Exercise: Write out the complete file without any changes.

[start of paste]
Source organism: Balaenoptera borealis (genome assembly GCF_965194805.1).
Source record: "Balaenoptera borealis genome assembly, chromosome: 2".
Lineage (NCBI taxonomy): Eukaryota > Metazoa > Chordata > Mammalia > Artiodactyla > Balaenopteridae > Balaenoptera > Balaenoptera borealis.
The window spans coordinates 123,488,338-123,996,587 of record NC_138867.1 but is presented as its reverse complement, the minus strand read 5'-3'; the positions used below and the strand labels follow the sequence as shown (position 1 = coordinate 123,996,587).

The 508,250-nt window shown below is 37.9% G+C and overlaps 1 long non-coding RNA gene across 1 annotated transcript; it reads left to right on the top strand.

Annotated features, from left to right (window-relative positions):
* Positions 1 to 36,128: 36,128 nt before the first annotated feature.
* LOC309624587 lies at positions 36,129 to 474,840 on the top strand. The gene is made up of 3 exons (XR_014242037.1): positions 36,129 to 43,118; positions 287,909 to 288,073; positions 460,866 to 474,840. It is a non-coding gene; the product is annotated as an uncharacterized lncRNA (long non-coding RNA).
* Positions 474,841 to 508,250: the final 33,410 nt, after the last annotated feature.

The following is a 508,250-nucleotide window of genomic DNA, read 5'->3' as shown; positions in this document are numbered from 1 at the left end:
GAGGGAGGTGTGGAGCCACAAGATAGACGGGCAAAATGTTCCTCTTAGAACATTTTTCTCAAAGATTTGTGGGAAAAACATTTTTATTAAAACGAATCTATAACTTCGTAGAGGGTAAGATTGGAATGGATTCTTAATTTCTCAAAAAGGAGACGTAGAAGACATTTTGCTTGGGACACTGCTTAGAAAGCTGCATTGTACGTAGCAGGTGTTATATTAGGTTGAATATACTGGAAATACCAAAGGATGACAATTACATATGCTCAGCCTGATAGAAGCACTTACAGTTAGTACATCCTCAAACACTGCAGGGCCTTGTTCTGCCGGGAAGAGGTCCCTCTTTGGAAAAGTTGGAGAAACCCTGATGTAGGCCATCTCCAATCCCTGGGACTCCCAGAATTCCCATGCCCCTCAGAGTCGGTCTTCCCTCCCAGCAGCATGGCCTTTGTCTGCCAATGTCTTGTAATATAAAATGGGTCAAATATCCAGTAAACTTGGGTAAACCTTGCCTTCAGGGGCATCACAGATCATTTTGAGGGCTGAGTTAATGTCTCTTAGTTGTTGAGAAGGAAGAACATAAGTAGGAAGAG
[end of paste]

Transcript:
Source organism: Balaenoptera borealis (genome assembly GCF_965194805.1).
Source record: "Balaenoptera borealis genome assembly, chromosome: 2".
Lineage (NCBI taxonomy): Eukaryota > Metazoa > Chordata > Mammalia > Artiodactyla > Balaenopteridae > Balaenoptera > Balaenoptera borealis.
The window spans coordinates 123,488,338-123,996,587 of record NC_138867.1 but is presented as its reverse complement, the minus strand read 5'-3'; the positions used below and the strand labels follow the sequence as shown (position 1 = coordinate 123,996,587).

The 508,250-nt window shown below is 37.9% G+C and overlaps 1 long non-coding RNA gene across 1 annotated transcript; it reads left to right on the top strand.

Annotated features, from left to right (window-relative positions):
* Positions 1 to 36,128: 36,128 nt before the first annotated feature.
* LOC309624587 lies at positions 36,129 to 474,840 on the top strand. The gene is made up of 3 exons (XR_014242037.1): positions 36,129 to 43,118; positions 287,909 to 288,073; positions 460,866 to 474,840. It is a non-coding gene; the product is annotated as an uncharacterized lncRNA (long non-coding RNA).
* Positions 474,841 to 508,250: the final 33,410 nt, after the last annotated feature.

The following is a 508,250-nucleotide window of genomic DNA, read 5'->3' as shown; positions in this document are numbered from 1 at the left end:
GAGGGAGGTGTGGAGCCACAAGATAGACGGGCAAAATGTTCCTCTTAGAACATTTTTCTCAAAGATTTGTGGGAAAAACATTTTTATTAAAACGAATCTATAACTTCGTAGAGGGTAAGATTGGAATGGATTCTTAATTTCTCAAAAAGGAGACGTAGAAGACATTTTGCTTGGGACACTGCTTAGAAAGCTGCATTGTACGTAGCAGGTGTTATATTAGGTTGAATATACTGGAAATACCAAAGGATGACAATTACATATGCTCAGCCTGATAGAAGCACTTACAGTTAGTACATCCTCAAACACTGCAGGGCCTTGTTCTGCCGGGAAGAGGTCCCTCTTTGGAAAAGTTGGAGAAACCCTGATGTAGGCCATCTCCAATCCCTGGGACTCCCAGAATTCCCATGCCCCTCAGAGTCGGTCTTCCCTCCCAGCAGCATGGCCTTTGTCTGCCAATGTCTTGTAATATAAAATGGGTCAAATATCCAGTAAACTTGGGTAAACCTTGCCTTCAGGGGCATCACAGATCATTTTGAGGGCTGAGTTAATGTCTCTTAGTTGTTGAGAAGGAAGAACATAAGTAGGAAGAG